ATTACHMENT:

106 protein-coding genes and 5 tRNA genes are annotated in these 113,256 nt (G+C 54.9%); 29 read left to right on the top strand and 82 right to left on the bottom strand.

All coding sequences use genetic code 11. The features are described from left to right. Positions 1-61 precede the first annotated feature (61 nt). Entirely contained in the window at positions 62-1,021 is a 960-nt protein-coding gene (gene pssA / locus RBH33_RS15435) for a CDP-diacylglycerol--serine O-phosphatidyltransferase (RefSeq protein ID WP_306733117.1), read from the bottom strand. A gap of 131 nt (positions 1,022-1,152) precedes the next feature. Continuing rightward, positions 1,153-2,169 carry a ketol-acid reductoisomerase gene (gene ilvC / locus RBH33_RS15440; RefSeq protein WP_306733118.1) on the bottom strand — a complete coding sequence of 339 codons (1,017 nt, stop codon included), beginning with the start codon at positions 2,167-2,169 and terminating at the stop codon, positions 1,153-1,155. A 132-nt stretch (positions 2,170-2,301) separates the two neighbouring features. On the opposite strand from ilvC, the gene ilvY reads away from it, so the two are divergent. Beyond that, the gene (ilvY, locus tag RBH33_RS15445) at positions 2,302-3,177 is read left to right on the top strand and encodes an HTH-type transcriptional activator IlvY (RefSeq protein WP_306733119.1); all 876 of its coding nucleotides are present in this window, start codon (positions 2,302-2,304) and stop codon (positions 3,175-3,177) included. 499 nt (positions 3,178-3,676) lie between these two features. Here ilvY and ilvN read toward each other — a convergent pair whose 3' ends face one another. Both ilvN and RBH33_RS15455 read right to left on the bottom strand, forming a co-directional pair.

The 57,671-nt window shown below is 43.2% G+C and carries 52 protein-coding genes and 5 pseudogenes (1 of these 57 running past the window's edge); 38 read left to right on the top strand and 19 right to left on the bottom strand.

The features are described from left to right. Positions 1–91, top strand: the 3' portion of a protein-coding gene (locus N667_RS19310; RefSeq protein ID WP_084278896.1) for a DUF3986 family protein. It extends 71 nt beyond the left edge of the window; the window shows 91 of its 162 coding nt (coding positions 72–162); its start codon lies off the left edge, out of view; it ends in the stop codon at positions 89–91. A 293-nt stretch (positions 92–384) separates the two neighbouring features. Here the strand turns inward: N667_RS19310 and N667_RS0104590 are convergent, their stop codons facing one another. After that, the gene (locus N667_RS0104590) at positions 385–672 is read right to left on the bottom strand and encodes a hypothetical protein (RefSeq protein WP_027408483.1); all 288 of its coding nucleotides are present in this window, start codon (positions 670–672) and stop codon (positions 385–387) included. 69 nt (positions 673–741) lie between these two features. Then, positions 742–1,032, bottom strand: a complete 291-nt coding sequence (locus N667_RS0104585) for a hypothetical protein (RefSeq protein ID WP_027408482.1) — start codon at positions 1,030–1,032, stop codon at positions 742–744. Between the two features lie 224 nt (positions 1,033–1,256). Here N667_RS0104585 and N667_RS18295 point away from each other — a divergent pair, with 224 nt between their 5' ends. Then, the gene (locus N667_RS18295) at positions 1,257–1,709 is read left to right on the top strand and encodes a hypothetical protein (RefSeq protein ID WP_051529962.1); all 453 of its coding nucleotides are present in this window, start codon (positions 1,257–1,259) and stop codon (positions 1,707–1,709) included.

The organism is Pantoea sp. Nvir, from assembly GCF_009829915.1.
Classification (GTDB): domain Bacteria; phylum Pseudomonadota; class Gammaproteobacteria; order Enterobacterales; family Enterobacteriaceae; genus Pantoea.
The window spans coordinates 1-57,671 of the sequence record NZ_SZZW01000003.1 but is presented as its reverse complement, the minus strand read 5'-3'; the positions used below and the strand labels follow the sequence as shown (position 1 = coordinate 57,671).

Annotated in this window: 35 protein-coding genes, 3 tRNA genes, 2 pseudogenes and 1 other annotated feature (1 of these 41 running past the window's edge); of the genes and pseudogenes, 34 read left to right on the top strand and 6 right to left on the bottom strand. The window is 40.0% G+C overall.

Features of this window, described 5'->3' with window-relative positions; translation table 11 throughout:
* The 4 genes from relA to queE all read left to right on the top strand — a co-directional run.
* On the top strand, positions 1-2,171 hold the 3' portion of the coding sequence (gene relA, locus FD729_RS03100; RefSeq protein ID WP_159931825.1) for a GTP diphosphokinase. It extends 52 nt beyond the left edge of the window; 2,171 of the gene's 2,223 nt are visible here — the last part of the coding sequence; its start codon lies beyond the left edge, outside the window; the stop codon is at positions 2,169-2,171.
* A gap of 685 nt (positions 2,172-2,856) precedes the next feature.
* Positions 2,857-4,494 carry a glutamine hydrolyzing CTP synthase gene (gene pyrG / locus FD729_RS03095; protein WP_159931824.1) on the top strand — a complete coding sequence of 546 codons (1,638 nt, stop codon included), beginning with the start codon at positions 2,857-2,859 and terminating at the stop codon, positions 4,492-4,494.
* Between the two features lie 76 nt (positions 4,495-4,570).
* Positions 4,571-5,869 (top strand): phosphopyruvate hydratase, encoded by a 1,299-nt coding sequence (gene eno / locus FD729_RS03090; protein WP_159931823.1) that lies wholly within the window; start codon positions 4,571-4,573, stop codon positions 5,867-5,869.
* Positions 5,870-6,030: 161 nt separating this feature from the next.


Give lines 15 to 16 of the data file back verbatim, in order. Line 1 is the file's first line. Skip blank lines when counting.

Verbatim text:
* Positions 4,571-5,869 (top strand): phosphopyruvate hydratase, encoded by a 1,299-nt coding sequence (gene eno / locus FD729_RS03090; protein WP_159931823.1) that lies wholly within the window; start codon positions 4,571-4,573, stop codon positions 5,867-5,869.
* Positions 5,870-6,030: 161 nt separating this feature from the next.